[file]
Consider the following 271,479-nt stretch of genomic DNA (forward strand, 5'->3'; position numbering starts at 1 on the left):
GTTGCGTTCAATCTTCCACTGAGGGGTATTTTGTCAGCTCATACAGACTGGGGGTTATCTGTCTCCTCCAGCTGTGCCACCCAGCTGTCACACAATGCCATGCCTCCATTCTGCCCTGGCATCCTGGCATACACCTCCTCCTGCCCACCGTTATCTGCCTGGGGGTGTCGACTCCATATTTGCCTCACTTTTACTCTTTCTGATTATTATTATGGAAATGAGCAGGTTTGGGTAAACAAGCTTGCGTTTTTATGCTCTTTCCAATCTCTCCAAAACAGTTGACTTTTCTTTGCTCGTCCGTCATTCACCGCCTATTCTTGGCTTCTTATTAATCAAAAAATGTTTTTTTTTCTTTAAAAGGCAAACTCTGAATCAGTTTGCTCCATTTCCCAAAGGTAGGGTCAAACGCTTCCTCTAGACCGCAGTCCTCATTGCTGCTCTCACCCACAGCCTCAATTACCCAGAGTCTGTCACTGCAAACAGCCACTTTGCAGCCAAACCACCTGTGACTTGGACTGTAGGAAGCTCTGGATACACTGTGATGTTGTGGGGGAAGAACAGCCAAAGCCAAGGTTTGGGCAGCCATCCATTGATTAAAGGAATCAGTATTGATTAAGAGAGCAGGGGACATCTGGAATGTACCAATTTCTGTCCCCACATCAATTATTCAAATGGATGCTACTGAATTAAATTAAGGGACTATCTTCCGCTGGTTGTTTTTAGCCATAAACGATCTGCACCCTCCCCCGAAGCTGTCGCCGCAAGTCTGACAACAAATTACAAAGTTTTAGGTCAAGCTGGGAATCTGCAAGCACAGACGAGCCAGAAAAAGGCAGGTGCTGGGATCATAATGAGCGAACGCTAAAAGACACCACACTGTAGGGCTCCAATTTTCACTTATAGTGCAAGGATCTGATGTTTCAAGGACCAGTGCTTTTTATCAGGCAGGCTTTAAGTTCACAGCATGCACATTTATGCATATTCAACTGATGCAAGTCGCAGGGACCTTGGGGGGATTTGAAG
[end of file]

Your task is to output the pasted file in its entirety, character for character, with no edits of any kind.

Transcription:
Consider the following 271,479-nt stretch of genomic DNA (forward strand, 5'->3'; position numbering starts at 1 on the left):
GTTGCGTTCAATCTTCCACTGAGGGGTATTTTGTCAGCTCATACAGACTGGGGGTTATCTGTCTCCTCCAGCTGTGCCACCCAGCTGTCACACAATGCCATGCCTCCATTCTGCCCTGGCATCCTGGCATACACCTCCTCCTGCCCACCGTTATCTGCCTGGGGGTGTCGACTCCATATTTGCCTCACTTTTACTCTTTCTGATTATTATTATGGAAATGAGCAGGTTTGGGTAAACAAGCTTGCGTTTTTATGCTCTTTCCAATCTCTCCAAAACAGTTGACTTTTCTTTGCTCGTCCGTCATTCACCGCCTATTCTTGGCTTCTTATTAATCAAAAAATGTTTTTTTTTCTTTAAAAGGCAAACTCTGAATCAGTTTGCTCCATTTCCCAAAGGTAGGGTCAAACGCTTCCTCTAGACCGCAGTCCTCATTGCTGCTCTCACCCACAGCCTCAATTACCCAGAGTCTGTCACTGCAAACAGCCACTTTGCAGCCAAACCACCTGTGACTTGGACTGTAGGAAGCTCTGGATACACTGTGATGTTGTGGGGGAAGAACAGCCAAAGCCAAGGTTTGGGCAGCCATCCATTGATTAAAGGAATCAGTATTGATTAAGAGAGCAGGGGACATCTGGAATGTACCAATTTCTGTCCCCACATCAATTATTCAAATGGATGCTACTGAATTAAATTAAGGGACTATCTTCCGCTGGTTGTTTTTAGCCATAAACGATCTGCACCCTCCCCCGAAGCTGTCGCCGCAAGTCTGACAACAAATTACAAAGTTTTAGGTCAAGCTGGGAATCTGCAAGCACAGACGAGCCAGAAAAAGGCAGGTGCTGGGATCATAATGAGCGAACGCTAAAAGACACCACACTGTAGGGCTCCAATTTTCACTTATAGTGCAAGGATCTGATGTTTCAAGGACCAGTGCTTTTTATCAGGCAGGCTTTAAGTTCACAGCATGCACATTTATGCATATTCAACTGATGCAAGTCGCAGGGACCTTGGGGGGATTTGAAG